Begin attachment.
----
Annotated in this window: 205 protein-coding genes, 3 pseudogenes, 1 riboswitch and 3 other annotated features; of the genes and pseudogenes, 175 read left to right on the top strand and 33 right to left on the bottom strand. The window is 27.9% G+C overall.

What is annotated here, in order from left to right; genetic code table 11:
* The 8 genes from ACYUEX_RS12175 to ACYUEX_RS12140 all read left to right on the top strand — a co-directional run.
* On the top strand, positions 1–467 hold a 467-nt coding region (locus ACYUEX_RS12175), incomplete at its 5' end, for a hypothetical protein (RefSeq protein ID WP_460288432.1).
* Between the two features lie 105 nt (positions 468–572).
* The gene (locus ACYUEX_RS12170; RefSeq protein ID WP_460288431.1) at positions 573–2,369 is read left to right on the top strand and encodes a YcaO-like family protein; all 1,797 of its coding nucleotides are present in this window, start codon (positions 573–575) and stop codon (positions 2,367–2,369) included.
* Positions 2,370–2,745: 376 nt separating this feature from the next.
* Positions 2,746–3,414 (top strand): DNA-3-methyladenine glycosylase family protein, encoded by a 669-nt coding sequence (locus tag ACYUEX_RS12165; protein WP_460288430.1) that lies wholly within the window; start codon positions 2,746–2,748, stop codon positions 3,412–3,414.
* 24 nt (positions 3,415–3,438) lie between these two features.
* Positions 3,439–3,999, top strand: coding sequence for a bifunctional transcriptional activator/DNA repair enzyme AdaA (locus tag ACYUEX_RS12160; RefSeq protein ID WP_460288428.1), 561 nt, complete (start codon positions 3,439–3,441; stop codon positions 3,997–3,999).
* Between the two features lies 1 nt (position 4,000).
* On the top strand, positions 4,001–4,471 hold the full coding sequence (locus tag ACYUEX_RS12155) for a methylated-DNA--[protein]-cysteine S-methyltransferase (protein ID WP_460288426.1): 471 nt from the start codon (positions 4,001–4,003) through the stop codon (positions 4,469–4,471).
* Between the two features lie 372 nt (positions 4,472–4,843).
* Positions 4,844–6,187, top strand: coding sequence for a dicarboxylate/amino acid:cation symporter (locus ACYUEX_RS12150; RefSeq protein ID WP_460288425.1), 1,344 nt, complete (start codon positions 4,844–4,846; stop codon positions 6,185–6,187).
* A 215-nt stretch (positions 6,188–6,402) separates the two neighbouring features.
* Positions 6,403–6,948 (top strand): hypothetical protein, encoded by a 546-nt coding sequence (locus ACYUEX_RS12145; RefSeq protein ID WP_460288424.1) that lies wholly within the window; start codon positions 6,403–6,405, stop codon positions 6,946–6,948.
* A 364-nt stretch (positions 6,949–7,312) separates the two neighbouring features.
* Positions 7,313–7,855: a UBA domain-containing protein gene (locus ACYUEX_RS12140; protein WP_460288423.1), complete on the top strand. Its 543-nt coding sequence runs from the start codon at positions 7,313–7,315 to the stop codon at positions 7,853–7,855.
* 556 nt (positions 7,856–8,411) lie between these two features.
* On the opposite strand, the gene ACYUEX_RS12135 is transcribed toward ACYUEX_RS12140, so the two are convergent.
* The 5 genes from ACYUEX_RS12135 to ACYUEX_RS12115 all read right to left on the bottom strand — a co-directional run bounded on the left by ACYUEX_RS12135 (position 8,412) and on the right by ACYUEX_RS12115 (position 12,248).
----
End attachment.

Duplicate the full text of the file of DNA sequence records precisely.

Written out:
Annotated in this window: 205 protein-coding genes, 3 pseudogenes, 1 riboswitch and 3 other annotated features; of the genes and pseudogenes, 175 read left to right on the top strand and 33 right to left on the bottom strand. The window is 27.9% G+C overall.

What is annotated here, in order from left to right; genetic code table 11:
* The 8 genes from ACYUEX_RS12175 to ACYUEX_RS12140 all read left to right on the top strand — a co-directional run.
* On the top strand, positions 1–467 hold a 467-nt coding region (locus ACYUEX_RS12175), incomplete at its 5' end, for a hypothetical protein (RefSeq protein ID WP_460288432.1).
* Between the two features lie 105 nt (positions 468–572).
* The gene (locus ACYUEX_RS12170; RefSeq protein ID WP_460288431.1) at positions 573–2,369 is read left to right on the top strand and encodes a YcaO-like family protein; all 1,797 of its coding nucleotides are present in this window, start codon (positions 573–575) and stop codon (positions 2,367–2,369) included.
* Positions 2,370–2,745: 376 nt separating this feature from the next.
* Positions 2,746–3,414 (top strand): DNA-3-methyladenine glycosylase family protein, encoded by a 669-nt coding sequence (locus tag ACYUEX_RS12165; protein WP_460288430.1) that lies wholly within the window; start codon positions 2,746–2,748, stop codon positions 3,412–3,414.
* 24 nt (positions 3,415–3,438) lie between these two features.
* Positions 3,439–3,999, top strand: coding sequence for a bifunctional transcriptional activator/DNA repair enzyme AdaA (locus tag ACYUEX_RS12160; RefSeq protein ID WP_460288428.1), 561 nt, complete (start codon positions 3,439–3,441; stop codon positions 3,997–3,999).
* Between the two features lies 1 nt (position 4,000).
* On the top strand, positions 4,001–4,471 hold the full coding sequence (locus tag ACYUEX_RS12155) for a methylated-DNA--[protein]-cysteine S-methyltransferase (protein ID WP_460288426.1): 471 nt from the start codon (positions 4,001–4,003) through the stop codon (positions 4,469–4,471).
* Between the two features lie 372 nt (positions 4,472–4,843).
* Positions 4,844–6,187, top strand: coding sequence for a dicarboxylate/amino acid:cation symporter (locus ACYUEX_RS12150; RefSeq protein ID WP_460288425.1), 1,344 nt, complete (start codon positions 4,844–4,846; stop codon positions 6,185–6,187).
* A 215-nt stretch (positions 6,188–6,402) separates the two neighbouring features.
* Positions 6,403–6,948 (top strand): hypothetical protein, encoded by a 546-nt coding sequence (locus ACYUEX_RS12145; RefSeq protein ID WP_460288424.1) that lies wholly within the window; start codon positions 6,403–6,405, stop codon positions 6,946–6,948.
* A 364-nt stretch (positions 6,949–7,312) separates the two neighbouring features.
* Positions 7,313–7,855: a UBA domain-containing protein gene (locus ACYUEX_RS12140; protein WP_460288423.1), complete on the top strand. Its 543-nt coding sequence runs from the start codon at positions 7,313–7,315 to the stop codon at positions 7,853–7,855.
* 556 nt (positions 7,856–8,411) lie between these two features.
* On the opposite strand, the gene ACYUEX_RS12135 is transcribed toward ACYUEX_RS12140, so the two are convergent.
* The 5 genes from ACYUEX_RS12135 to ACYUEX_RS12115 all read right to left on the bottom strand — a co-directional run bounded on the left by ACYUEX_RS12135 (position 8,412) and on the right by ACYUEX_RS12115 (position 12,248).